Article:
It is not known whether current HPV vaccines such as Gardasil and Cervarix can prevent infection at noncervical sites and help reduce the risk of oropharyngeal cancer, they noted.
Harms of detection and early treatment
The study found inadequate evidence on the harms of oral cancer screening. But the authors did note that potential diagnostic harms primarily relate to the harms of biopsies. Harms of treatment for screen-detected oral cancer and its potentially malignant precursors (leukoplakia, erythroplakia) may result from complications of surgery, radiation, and chemotherapy.
In a 2008 survey of U.S. adults, 29.4% of adults age 18 years or older reported ever having an oral cancer examination in which a doctor, dentist, or other health professional pulled on their tongue or palpated their neck, the researchers found. Adults who are most at risk for oral cancer (current smokers age 40 or older) are less likely to have ever had an oral cancer examination compared with former smokers or adults who have never smoked.
Additional tests have been proposed as adjuncts to the oral cancer screening exam, such as toluidine blue dye staining, chemiluminescent and autofluorescent lighting devices, and brush cytopathology. But these tests have not been adequately tested in primary care nondental settings, the study authors noted.
Toluidine blue was not found to significantly improve screening for premalignant or malignant lesions, did not affect the incidence of oral cancer, and did not improve outcomes, they said.
The report cited seven studies (total cohort = 49,120) that examined the performance characteristics of the oral screening examination. The studies were generally conducted in settings with an increased incidence of and mortality from oral cancer (India, Taiwan) compared with U.S. rates, the panel reported. The studies also had considerable heterogeneity and showed great variation in test performance characteristics.
Across the seven studies, sensitivity for oral cancer or potentially malignant disorders ranged from 18% to 94.3% and specificity from 54% to 99.9%. The positive predictive value (PPV) ranged from 17% to 86.6%, and the negative predictive value from 73% to 99.3%.
Two U.K. studies looked at oral examinations performed by general dentists among older adults (age 40 years or older) at increased risk because of alcohol and tobacco use and a mixed sample with unknown risk factors. The dental examination in the high-risk sample (n = 2,027) showed a sensitivity of 74%, a specificity of 99%, and a PPV of 67%, while the study of patients with unknown risk factors found a sensitivity of 71%, a specificity of 99%, and a PPV of 86%.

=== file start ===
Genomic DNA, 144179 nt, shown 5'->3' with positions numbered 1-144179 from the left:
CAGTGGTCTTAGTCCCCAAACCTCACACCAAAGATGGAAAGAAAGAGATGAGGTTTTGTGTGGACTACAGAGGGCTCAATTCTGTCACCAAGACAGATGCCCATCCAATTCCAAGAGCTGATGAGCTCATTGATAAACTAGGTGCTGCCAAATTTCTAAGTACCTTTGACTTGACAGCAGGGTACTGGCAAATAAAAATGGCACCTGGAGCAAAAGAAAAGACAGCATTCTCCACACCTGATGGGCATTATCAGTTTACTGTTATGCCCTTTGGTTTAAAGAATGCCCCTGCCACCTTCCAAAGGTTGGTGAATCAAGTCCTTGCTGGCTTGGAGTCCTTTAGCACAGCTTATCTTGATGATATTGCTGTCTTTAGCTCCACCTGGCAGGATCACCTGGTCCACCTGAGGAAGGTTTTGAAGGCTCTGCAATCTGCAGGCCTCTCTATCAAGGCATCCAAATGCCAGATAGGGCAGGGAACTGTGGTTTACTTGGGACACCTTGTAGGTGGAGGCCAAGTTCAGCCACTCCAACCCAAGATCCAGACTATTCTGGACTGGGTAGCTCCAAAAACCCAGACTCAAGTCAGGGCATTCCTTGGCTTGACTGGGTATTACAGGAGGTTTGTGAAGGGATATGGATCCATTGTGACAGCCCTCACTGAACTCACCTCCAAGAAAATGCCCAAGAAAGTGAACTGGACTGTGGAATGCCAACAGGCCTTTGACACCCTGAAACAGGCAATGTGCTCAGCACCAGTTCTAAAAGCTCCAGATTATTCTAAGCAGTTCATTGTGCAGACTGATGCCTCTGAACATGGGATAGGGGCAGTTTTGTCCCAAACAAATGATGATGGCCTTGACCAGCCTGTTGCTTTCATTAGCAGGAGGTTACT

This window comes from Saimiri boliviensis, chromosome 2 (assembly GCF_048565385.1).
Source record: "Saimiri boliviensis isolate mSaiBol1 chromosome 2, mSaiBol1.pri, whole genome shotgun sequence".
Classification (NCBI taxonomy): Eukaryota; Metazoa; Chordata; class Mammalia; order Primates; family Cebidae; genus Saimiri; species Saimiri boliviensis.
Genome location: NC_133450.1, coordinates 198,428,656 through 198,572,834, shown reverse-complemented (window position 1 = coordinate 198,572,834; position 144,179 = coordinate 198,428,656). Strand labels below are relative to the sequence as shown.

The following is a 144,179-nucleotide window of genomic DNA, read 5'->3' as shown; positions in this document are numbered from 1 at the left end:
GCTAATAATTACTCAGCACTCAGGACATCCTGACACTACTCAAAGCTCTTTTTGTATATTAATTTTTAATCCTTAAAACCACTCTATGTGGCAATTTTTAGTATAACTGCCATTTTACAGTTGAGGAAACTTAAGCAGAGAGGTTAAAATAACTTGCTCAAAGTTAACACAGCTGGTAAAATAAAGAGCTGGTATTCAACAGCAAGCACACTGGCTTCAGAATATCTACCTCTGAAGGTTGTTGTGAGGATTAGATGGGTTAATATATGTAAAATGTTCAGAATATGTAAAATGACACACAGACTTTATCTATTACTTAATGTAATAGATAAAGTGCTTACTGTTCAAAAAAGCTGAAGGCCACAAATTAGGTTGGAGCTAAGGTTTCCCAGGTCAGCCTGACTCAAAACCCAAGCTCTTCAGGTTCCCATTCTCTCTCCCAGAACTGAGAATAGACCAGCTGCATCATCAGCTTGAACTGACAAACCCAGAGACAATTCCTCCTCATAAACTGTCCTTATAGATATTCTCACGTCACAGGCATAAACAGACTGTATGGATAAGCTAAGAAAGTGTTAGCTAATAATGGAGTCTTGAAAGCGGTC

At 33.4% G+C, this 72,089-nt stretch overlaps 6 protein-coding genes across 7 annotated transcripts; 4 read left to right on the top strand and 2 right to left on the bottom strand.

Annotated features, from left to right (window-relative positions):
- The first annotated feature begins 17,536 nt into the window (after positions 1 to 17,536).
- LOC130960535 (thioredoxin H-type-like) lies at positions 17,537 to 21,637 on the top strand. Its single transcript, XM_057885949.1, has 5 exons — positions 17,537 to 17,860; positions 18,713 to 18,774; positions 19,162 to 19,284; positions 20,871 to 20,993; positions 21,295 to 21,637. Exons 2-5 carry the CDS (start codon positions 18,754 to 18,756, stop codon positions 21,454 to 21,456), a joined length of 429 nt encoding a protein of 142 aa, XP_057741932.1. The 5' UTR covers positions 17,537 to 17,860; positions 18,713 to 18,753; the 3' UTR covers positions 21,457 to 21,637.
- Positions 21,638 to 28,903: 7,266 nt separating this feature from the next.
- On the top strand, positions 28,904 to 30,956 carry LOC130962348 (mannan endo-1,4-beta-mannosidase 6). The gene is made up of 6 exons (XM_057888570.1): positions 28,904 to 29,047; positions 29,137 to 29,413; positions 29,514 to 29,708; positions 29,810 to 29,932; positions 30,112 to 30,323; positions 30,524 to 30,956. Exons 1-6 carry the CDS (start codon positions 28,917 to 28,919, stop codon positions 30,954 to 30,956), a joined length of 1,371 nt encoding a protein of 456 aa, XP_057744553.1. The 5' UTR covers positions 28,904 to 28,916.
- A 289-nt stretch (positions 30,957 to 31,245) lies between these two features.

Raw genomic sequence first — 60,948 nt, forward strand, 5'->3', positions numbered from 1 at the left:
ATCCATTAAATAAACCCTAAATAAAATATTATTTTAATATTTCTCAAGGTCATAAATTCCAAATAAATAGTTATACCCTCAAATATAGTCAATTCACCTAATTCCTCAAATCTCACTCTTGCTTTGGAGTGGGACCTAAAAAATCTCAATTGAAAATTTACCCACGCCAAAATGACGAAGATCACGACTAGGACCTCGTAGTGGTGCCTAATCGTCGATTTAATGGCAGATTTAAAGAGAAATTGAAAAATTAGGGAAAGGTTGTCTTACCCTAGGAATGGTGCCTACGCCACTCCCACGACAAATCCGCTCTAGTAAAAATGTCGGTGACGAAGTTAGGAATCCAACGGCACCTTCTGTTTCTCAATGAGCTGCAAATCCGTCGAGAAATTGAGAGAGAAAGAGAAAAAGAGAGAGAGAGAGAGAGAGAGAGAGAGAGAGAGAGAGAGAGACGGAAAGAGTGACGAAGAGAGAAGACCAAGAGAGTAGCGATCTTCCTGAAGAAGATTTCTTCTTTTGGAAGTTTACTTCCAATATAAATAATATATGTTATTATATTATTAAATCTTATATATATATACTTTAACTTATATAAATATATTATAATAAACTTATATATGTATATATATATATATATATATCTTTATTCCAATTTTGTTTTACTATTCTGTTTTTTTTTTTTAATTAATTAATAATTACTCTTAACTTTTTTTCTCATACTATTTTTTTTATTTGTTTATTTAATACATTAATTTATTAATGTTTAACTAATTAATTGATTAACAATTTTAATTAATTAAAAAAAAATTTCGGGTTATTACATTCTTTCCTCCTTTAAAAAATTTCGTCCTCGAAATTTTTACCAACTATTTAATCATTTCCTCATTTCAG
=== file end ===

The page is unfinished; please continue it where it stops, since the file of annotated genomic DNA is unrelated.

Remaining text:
Recent national news stories about oral and pharyngeal (mouth and throat) cancers reinforce the value of cancer screenings, according to the ADA.
"The American Dental Association has long emphasized that regular oral examinations by a dentist are the best methods to detect mouth cancer in its early stages," the ADA said.
The ADA noted that it is important for patients to be aware of the following signs and symptoms, and to see their dentist if they do not disappear after two weeks:
- Sore or irritations that don't go away
- Red or white patches
- Pain, tenderness, or numbness in the mouth or on lips
- Lumps, thickening, rough spots, crusts, or small eroded areas
- Difficulty chewing, swallowing, speaking, or moving the jaw or tongue
- Changes in the way teeth fit together when the mouth is closed
The researchers found no evidence on screening for oral cancer by primary care physicians in the general or high-risk U.S. population, nor did they find direct evidence on whether screening reduces morbidity or mortality among those populations.
"Continued research is needed to determine the accuracy of screening in U.S. patients who are at increased risk by primary care providers, dental hygienists, dentists, or other trained individuals," the USPSTF concluded.